Posted by Word Camel on October 16, 2004
In Reply to: Monte Carlo Theory and goats posted by TheFallen on October 16, 2004
: This was referenced by someone in a post slightly lower down and is a neat term to describe the scientific truth that past events do not affect future probabilities - so if you've spun a coin 19 times and it's come down heads each time, there's still an exact 50/50 chance that it'll come down heads or tails on the 20th spin... presuming the coin's perfectly balanced and that it doesn't land on its edge.
: This reminds me of the famous TV game show goats paradox, which I'll outline briefly for those who don't know it. You get to the final of a TV game show - there's just you left. You're presented with three closed doors by the host, who tells you that behid one of the doors is a brand new Ferrari, but behind the other two there are goats... so three doors, one sportscar and two goats. You are invited to pick a closed door, so you do. The host, who obviously knows in advance what's behind each door, then decides to open one of the two doors that you didn't select to reveal a goat - he does this every week. He then asks you whether you want to stick with the original door you picked, or whether you want to swap to the remaining closed door. The simple question is - if you want to maximise your chances of getting the Ferrari, would it be best to stick with your original choice, should you swap, or does it make no difference at all?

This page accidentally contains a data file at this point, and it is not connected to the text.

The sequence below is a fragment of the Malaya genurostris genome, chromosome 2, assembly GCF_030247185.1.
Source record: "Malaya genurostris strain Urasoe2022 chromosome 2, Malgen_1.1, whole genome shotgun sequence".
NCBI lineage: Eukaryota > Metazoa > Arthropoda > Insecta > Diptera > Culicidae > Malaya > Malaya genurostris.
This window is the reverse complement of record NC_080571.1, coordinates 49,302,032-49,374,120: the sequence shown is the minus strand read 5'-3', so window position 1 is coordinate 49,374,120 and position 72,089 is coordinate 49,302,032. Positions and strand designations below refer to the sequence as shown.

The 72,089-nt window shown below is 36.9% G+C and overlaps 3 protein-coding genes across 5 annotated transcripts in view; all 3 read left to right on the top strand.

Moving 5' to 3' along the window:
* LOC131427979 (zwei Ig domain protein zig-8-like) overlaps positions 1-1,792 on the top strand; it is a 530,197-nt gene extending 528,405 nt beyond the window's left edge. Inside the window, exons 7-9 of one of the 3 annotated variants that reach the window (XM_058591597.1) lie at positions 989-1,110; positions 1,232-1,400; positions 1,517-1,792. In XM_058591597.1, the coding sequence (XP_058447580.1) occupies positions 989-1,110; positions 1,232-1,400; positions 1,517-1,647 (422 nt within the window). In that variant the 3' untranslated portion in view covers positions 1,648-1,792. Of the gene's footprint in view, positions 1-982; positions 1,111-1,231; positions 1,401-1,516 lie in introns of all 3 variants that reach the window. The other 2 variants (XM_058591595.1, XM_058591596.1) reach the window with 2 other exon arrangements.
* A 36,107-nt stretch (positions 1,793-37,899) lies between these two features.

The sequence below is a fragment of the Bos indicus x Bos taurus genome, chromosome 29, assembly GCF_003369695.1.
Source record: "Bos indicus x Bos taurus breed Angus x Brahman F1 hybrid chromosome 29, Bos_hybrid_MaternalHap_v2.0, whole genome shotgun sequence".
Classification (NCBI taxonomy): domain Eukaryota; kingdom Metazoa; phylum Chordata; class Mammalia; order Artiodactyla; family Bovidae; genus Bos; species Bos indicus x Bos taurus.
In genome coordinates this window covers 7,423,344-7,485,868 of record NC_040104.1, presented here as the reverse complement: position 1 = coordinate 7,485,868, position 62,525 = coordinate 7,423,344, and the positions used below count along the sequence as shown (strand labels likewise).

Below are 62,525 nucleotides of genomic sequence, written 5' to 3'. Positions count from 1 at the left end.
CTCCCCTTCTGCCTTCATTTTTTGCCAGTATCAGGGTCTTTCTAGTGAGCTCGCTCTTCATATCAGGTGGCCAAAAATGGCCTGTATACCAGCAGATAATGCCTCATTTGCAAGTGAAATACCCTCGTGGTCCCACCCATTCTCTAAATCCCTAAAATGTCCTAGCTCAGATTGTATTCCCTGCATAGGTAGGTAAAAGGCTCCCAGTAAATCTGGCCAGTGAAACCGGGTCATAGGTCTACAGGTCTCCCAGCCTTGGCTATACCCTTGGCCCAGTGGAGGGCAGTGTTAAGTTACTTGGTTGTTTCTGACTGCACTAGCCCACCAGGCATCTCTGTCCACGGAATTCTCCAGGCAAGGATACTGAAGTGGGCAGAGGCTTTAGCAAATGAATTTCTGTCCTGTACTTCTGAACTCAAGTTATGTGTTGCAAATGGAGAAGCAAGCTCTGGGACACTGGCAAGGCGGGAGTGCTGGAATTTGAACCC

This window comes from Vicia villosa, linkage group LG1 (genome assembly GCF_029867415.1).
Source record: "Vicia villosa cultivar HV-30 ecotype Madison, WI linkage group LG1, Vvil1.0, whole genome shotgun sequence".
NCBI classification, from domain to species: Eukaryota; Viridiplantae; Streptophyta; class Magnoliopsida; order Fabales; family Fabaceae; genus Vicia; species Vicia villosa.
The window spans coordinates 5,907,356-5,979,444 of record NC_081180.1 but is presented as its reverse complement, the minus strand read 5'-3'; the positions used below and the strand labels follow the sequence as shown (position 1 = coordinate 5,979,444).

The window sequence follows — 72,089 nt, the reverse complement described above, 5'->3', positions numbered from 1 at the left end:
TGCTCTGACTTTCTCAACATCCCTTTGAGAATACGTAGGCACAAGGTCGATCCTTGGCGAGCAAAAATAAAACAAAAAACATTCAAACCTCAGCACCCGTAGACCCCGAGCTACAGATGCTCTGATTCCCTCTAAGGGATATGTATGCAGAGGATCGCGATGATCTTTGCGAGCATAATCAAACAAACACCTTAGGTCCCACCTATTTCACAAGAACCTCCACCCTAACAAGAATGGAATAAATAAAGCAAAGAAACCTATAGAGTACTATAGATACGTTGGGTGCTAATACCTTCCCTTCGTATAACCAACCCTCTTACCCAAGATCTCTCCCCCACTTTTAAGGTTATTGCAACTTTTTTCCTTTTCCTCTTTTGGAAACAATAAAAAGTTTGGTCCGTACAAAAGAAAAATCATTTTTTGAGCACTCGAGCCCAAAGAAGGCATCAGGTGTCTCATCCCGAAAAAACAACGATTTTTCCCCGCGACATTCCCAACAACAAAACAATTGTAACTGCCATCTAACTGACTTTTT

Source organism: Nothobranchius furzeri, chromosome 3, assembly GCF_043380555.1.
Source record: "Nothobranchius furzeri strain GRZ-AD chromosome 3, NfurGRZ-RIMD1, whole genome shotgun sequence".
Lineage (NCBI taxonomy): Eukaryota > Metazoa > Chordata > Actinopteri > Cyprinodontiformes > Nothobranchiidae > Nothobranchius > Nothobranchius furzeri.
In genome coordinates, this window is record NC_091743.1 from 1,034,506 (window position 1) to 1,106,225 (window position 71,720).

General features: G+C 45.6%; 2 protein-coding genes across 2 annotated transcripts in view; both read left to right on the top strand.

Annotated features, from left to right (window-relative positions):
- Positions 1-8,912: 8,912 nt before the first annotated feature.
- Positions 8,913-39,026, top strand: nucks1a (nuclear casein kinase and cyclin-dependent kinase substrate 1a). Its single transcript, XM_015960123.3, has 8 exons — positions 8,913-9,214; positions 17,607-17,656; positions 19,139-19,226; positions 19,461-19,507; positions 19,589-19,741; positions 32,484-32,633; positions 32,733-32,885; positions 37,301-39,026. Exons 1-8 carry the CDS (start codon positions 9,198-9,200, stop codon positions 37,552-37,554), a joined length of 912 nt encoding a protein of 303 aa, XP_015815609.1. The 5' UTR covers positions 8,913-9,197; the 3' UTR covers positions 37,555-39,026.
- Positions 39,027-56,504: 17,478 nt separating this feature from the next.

: (Apologies if you've all heard this before).
I'm so bad at this stuff but surely it makes no difference. If it does, please speak slowly and in plain English. Assume nothing in your answer.
Would it be so bad to get a goat? It'd be far worse to get a rat or snakes.